January 2014   
News
Launch of the SPARK project 

The European Commission launches SPARK to ignite debate on social policy experimentation in Europe 

The Social Policy Analysis for Robust Knowledge (SPARK) network will promote the value of testing innovative new approaches to tackling social problems using randomised trials to assess the real impact of policies on people.
An official launch event will be hosted by the Alliance on February 12 at Nesta in London. 

Alongside SPARK, the EU will provide practical support for policymakers, service providers and researchers wishing to test a policy idea. Training on conducting policy experiments, including Randomised Control Trials, will be delivered through a European workshop tour and via e-learning resources available on the SPARK website. 

SPARK is part of the EU project 'Support Services for Social Policy Experimentation in the EU' managed by a consortium of organisations including the Alliance for Useful Evidence, LSE Enterprise and J-PAL Europe. The project is funded by the EU's Directorate General for Employment, Social Affairs & Inclusion. 


Join the SPARK network to stay informed of new events and training. 


The official launch of the SPARK project will be held at Nesta on February 12. 

This event will cover: 
  • the benefits of social policy experimentation 
  • measuring impact: Randomised Control Trials 
  • best practice in Europe
  • follow up training and resources available from the European Commission 
  • how the project can support those wishing to develop or test new policies
  • the benefits of joining SPARK
REGISTER TO ATTEND  >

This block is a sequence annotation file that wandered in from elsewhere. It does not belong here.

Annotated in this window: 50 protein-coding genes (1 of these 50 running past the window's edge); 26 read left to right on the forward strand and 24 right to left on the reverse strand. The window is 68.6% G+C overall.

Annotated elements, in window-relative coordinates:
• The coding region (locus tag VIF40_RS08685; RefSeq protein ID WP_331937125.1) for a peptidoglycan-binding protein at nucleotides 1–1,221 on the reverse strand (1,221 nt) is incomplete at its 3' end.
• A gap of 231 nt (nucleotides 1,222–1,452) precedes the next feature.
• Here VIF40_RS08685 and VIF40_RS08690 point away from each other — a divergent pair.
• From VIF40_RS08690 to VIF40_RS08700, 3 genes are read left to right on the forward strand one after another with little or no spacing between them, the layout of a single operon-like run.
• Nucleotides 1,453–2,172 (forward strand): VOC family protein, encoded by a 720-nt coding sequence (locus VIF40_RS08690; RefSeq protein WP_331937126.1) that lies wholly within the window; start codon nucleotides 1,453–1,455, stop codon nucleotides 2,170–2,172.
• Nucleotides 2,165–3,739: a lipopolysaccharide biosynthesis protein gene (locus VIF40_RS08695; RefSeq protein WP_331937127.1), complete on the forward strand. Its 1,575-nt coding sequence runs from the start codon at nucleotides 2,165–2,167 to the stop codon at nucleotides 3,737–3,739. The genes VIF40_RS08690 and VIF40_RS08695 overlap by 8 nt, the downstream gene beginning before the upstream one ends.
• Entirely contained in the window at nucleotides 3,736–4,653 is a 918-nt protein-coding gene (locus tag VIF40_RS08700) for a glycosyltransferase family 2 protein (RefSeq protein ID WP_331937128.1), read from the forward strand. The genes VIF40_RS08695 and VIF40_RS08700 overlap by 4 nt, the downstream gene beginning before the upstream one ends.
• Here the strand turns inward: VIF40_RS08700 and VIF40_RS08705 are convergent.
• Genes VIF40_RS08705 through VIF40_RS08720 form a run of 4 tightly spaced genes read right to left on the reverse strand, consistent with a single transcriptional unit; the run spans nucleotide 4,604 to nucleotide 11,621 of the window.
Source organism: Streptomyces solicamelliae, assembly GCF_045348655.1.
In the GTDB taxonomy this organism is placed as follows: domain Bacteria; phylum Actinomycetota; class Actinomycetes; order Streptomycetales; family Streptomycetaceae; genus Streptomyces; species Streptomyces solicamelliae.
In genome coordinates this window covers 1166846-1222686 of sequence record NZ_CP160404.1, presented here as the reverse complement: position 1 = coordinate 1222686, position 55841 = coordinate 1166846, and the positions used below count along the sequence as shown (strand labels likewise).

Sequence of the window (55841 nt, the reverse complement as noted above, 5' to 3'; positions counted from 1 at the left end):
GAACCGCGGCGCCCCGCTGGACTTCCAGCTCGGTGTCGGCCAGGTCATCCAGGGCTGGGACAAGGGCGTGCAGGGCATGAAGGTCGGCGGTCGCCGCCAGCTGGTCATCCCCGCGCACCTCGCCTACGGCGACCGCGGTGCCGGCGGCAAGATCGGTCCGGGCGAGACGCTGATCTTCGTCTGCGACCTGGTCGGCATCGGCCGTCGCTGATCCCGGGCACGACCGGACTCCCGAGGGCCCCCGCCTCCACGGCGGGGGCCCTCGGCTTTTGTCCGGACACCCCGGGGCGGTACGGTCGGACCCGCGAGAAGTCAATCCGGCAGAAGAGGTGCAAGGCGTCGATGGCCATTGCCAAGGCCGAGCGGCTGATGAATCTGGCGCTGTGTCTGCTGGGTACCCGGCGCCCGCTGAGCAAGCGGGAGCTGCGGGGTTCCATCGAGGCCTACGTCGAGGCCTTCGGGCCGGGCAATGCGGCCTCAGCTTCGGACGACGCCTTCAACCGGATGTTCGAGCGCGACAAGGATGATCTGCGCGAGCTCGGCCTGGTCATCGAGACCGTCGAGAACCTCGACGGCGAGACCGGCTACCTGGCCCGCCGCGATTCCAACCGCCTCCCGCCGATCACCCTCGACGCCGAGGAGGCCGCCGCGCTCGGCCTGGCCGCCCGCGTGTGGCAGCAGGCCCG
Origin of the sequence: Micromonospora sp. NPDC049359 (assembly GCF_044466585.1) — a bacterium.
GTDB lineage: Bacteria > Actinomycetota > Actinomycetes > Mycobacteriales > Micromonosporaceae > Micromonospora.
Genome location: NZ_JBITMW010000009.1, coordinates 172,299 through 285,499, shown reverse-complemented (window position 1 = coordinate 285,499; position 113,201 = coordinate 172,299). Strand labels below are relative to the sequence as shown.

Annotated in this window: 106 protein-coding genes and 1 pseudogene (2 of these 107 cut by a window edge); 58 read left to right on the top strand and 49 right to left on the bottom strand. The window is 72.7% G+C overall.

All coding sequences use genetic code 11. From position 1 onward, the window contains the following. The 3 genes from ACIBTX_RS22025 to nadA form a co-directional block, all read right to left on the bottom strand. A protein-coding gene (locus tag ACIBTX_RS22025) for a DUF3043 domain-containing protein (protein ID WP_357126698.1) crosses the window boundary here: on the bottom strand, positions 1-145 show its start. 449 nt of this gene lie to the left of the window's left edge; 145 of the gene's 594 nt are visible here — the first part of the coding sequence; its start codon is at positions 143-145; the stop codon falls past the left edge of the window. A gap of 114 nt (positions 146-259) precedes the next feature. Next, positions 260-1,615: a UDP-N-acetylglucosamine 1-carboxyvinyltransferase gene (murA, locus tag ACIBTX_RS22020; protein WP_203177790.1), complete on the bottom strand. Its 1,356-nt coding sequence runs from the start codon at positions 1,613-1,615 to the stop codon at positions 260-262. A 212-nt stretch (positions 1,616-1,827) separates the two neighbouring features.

Report: Government Evaluation
 
The National Audit Office  launched a review of evaluation within GovernmentThis report examines the coverage, quality, use and cost of evaluation activity conducted or commissioned by government departments. 

The Alliance hosted an event on this topic in April 2013, entitled 'The value of evaluation: increasing the impact of evaluation on decision making ' with Mike Kell, Chief Economist of the National Audit Office. Listen to the event here. 
Events
UK Knowledge Mobilisation Forum

Knowledge is created. Much of it is shared. Some of it is used.

Across industries and sectors we share the ambition to generate more useful knowledge to translate into practice and increase the impact our research and improve the way we work.

Knowledge mobilisation is often about working 'in the middle', at the interface between research and practice and bring together different worlds with different goals and different functions.

The Alliance for Useful Evidence is delighted to host the inaugural UK Knowledge Mobilisation Forum on February 3 and 4 in London at Nesta. 

Speakers include Peter Norman LevesquePresident of the Institute for Knowledge Mobilisation based in Toronto; David Phipps, Executive Director of Research & Innovation Services at York University in Canada; Trish Greenhalgh, Professor of Primary Health Care and Dean for Research Impact at Barts & the London School of Medicine and Dentistry; Cathy Howe, NIHR Knowledge Mobilisation Fellow; and Jonathan BreckonHead of the Alliance for Useful Evidence. 

View the programme here. The event will be live streamed via Second Life. 
Find out how to watch from home. 
 
Blogs
Why government is listening to historians

Lucy Delap, Director of History & Policy at King's College London, explains how historians can remind officials and politicians that things are not what they sometimes seem to be, and that policy interventions can sometimes have unexpected results, and that good policy making must see the big-or longer term-picture. 
Increasing the evidence base for what does (and doesn't work) 

Dan Corry, CEO of NPC, explains how the Justice Data Lab, run by the Ministry of Justice, is helping charities accurately measure their impact on their beneficiaries and create a cultural shift demanding more evidence. 
Staying sane in an insane world and how data can help 

Jenny North, Director of Policy and Strategy at Impetus Trust- The Private Equity Foundation, explains focusing on the right data and impact management can transform charitable organisations. 
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